Michael Murray: The second thing also sounds really simple, but it’s really important, and that’s a bug tracking system. So if you’ve ever filled out a technical support request for your internet service being down or something like that, they create a ticket and that ticket works its way through the technical support system, it might get escalated if there’s higher levels of expertise that are involved. Many utilities don’t even have a trouble ticket system. They rely on email that many of them do not have phone calls. They’re giant corporations and they don’t want you to have anybody’s individual phone number, and so we hear stories from companies that we work with that have submitted support requests and they’re waiting months to get an answer.
Michael Murray: Basic things like, “When I hit this web server, I should get a response and I’m getting an undescribed error. I can’t move forward until you fix this,” and then nothing happens. And many of the energy companies that are trying to serve customers, they’re entrepreneurs, they’re innovators, sometimes they’re really small firms, and they’re not going to challenge the utility in a formal context. They don’t want to bring a formal complaint against the utility, they don’t want to make a lot of noise with the regulator or with politicians because there’s a fear of retaliation. And so having a trouble ticket system that’s transparent in which the utility regulator gets to see, what is the response time on average to a ticket? How quickly do they acknowledge the existence of a problem and actually resolve it?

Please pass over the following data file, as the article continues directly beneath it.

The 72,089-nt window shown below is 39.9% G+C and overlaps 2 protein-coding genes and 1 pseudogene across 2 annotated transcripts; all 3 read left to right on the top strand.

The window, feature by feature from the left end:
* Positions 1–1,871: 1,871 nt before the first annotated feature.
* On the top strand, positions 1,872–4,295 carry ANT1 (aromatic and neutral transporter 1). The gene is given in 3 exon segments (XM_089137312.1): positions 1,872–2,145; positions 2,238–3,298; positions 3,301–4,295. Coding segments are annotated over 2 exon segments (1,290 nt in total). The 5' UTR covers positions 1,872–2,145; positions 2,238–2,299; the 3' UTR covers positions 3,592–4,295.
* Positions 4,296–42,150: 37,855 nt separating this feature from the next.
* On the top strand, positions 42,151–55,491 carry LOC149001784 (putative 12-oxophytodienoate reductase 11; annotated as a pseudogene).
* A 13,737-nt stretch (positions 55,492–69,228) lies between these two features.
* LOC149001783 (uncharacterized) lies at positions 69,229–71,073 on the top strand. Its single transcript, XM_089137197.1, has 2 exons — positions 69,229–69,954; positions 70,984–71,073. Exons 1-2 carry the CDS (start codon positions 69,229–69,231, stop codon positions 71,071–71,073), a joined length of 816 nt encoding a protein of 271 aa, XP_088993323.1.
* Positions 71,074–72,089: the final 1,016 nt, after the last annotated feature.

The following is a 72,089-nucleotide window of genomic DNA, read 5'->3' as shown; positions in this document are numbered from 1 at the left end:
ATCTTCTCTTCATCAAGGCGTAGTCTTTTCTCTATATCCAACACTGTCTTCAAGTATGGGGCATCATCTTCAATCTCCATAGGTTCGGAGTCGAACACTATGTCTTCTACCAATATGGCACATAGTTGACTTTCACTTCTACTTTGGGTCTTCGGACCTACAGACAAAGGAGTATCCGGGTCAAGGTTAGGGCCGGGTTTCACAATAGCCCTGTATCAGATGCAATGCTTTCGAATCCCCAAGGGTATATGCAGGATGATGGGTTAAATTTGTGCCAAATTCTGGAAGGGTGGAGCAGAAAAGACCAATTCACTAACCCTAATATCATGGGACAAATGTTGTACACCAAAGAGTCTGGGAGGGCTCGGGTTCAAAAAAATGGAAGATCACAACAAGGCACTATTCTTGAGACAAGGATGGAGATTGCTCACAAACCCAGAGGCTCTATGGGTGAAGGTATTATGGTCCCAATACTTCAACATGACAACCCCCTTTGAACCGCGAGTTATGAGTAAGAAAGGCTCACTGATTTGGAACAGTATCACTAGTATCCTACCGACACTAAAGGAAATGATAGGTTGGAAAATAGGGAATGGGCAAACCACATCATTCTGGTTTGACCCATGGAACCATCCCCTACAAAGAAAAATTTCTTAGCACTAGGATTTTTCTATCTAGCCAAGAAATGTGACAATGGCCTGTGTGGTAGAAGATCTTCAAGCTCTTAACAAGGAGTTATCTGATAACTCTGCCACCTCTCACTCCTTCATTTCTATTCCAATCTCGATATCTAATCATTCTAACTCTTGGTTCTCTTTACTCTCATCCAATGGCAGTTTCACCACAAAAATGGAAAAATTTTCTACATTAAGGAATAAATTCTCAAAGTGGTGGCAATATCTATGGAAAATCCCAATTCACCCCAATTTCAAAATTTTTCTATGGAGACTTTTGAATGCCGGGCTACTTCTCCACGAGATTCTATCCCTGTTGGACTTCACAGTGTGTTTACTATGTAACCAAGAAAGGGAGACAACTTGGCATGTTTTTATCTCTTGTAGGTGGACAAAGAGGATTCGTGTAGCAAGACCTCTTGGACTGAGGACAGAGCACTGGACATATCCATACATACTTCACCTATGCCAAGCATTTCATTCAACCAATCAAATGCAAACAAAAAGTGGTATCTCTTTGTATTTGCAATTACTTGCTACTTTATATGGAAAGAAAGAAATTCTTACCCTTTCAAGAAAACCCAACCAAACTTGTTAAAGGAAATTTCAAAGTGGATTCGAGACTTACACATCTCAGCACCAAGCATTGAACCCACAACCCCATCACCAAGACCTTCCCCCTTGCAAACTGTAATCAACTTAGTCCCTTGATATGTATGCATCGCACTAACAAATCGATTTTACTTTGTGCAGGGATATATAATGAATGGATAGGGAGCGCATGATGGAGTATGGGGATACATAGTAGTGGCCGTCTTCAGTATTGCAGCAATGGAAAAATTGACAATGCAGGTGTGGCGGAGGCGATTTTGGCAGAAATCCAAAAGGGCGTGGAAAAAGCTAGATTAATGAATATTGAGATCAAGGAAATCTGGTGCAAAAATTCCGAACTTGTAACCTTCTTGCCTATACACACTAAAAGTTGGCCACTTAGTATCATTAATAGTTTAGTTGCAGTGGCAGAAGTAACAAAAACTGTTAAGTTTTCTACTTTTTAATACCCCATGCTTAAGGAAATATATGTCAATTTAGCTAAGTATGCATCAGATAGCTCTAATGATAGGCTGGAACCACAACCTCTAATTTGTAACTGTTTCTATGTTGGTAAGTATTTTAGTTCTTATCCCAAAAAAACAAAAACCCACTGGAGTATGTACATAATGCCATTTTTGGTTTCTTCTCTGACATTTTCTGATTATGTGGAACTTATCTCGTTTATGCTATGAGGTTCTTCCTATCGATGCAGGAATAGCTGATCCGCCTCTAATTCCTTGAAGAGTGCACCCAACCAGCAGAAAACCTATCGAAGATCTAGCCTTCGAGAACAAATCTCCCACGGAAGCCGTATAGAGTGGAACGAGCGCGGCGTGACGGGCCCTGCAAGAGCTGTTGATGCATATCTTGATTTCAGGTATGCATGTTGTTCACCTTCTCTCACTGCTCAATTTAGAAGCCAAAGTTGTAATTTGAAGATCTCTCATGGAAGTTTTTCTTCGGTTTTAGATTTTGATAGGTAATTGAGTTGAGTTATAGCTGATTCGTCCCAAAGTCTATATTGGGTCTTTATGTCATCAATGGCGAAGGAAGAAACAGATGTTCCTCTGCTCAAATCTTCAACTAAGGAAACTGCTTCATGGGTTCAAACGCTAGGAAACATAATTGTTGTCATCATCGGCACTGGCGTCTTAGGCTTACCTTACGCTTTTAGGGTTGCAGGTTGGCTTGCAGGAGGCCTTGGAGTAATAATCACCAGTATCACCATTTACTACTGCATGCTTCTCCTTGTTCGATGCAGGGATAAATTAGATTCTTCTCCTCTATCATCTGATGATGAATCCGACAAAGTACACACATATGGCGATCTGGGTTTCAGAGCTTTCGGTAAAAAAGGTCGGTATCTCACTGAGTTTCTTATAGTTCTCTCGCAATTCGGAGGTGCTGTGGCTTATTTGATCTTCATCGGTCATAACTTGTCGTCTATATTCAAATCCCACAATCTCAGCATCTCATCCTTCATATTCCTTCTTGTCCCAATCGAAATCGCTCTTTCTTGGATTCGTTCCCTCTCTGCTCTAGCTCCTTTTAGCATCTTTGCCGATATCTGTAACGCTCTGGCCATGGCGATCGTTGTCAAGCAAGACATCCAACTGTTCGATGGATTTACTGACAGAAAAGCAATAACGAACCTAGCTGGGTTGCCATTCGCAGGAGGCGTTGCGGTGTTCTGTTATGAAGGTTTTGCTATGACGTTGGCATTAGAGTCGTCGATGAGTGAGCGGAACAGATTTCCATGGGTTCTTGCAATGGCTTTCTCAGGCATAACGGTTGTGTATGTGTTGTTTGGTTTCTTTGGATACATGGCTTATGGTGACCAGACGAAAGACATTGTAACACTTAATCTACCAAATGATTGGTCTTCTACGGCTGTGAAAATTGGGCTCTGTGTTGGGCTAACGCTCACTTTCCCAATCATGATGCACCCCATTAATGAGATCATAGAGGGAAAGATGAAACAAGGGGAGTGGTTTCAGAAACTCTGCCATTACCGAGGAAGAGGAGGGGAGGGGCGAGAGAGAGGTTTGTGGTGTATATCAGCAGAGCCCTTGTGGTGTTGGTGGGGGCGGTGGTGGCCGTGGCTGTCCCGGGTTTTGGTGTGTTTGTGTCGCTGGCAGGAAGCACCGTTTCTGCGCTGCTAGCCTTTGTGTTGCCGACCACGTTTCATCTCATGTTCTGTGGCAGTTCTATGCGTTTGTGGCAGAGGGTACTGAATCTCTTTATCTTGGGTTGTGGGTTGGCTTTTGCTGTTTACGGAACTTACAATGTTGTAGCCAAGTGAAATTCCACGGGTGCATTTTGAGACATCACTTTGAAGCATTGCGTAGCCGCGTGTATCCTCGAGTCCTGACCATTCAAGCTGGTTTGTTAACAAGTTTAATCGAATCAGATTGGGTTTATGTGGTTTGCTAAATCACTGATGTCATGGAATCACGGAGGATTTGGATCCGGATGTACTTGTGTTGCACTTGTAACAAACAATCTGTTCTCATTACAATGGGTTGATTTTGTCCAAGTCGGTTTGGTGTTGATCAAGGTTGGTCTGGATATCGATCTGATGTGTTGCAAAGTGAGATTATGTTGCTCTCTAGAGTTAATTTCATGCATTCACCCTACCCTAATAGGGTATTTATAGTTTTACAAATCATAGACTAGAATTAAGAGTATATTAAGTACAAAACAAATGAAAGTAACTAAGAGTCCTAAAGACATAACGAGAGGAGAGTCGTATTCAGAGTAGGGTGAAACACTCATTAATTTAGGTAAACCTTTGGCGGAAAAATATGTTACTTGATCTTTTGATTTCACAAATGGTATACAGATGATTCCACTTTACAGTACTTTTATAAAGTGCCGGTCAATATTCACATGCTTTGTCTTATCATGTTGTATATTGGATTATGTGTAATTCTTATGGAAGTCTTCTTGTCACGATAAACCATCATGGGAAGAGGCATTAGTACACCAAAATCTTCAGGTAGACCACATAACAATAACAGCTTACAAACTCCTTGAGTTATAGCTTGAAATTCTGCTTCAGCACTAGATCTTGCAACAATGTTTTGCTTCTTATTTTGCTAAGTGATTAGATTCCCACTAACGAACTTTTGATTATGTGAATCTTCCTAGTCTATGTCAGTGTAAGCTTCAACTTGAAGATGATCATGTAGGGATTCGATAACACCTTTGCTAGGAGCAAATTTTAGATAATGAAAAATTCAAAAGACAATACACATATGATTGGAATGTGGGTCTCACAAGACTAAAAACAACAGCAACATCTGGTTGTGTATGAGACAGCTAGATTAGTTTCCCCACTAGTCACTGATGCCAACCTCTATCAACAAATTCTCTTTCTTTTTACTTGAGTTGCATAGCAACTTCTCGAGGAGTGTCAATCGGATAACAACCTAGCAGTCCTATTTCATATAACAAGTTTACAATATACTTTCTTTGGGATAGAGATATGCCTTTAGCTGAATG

Michael Murray: This is for any customer support organization, we had this figured out 20 years ago, but I think it’s time for public utility regulators to take up the mantle and really think of themselves as overseers of a tech support platform. That’s an important part of accountability.
John Farrell: Michael, thank you so much for diving into this issue of data access. I think it’s an area in which a lot of folks who care about a clean energy future don’t really think about. There’s so much focus on this broader issue of, how do we force the utility to do something different? How do we pass a mandate for clean energy or for community solar or for distributed solar? And I feel like we’re increasingly getting more attention to these back office things, but they really need a lot more attention.
John Farrell: And especially because it really gets into this issue that we’re starting to explore more broadly across our economy, which is when big companies have so much power over the systems that operate our economy, whether it’s retail online, shopping with Amazon, whether it’s Facebook and the way that we interact with other people, utilities are in that same role and in a space that is going to become so important as we electrify things in our economy, I mean electricity is already the backbone of our economy, it powers our phones and computers and all these other things, but it’s going to become even more important. So, thank you so much for the work that you do trying to expose the problems with access to data. We’ll be delighted to share more of the work that you’ve been doing on our show page, just really appreciate you taking the time to talk with me today.